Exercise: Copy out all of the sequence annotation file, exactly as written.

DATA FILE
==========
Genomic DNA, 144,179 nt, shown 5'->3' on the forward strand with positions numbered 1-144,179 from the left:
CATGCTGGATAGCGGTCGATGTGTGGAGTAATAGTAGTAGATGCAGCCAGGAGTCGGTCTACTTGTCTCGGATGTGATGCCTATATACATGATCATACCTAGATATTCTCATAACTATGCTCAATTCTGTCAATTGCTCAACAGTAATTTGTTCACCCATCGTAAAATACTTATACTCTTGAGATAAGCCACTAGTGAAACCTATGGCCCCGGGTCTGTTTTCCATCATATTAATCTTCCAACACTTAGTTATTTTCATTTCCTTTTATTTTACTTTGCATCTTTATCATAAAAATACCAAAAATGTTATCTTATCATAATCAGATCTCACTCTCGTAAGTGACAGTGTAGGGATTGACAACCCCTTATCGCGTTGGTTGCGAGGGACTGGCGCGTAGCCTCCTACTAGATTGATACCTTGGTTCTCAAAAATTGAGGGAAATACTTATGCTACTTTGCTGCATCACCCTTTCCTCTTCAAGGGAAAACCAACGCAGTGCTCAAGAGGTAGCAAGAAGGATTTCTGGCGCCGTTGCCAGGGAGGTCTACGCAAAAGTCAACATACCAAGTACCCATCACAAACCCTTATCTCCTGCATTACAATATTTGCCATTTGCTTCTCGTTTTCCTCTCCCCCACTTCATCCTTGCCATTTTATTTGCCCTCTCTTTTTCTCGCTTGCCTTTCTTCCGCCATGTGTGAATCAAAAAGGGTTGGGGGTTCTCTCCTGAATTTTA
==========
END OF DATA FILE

Genomic DNA, 144,179 nt, shown 5'->3' on the forward strand with positions numbered 1-144,179 from the left:
CATGCTGGATAGCGGTCGATGTGTGGAGTAATAGTAGTAGATGCAGCCAGGAGTCGGTCTACTTGTCTCGGATGTGATGCCTATATACATGATCATACCTAGATATTCTCATAACTATGCTCAATTCTGTCAATTGCTCAACAGTAATTTGTTCACCCATCGTAAAATACTTATACTCTTGAGATAAGCCACTAGTGAAACCTATGGCCCCGGGTCTGTTTTCCATCATATTAATCTTCCAACACTTAGTTATTTTCATTTCCTTTTATTTTACTTTGCATCTTTATCATAAAAATACCAAAAATGTTATCTTATCATAATCAGATCTCACTCTCGTAAGTGACAGTGTAGGGATTGACAACCCCTTATCGCGTTGGTTGCGAGGGACTGGCGCGTAGCCTCCTACTAGATTGATACCTTGGTTCTCAAAAATTGAGGGAAATACTTATGCTACTTTGCTGCATCACCCTTTCCTCTTCAAGGGAAAACCAACGCAGTGCTCAAGAGGTAGCAAGAAGGATTTCTGGCGCCGTTGCCAGGGAGGTCTACGCAAAAGTCAACATACCAAGTACCCATCACAAACCCTTATCTCCTGCATTACAATATTTGCCATTTGCTTCTCGTTTTCCTCTCCCCCACTTCATCCTTGCCATTTTATTTGCCCTCTCTTTTTCTCGCTTGCCTTTCTTCCGCCATGTGTGAATCAAAAAGGGTTGGGGGTTCTCTCCTGAATTTTA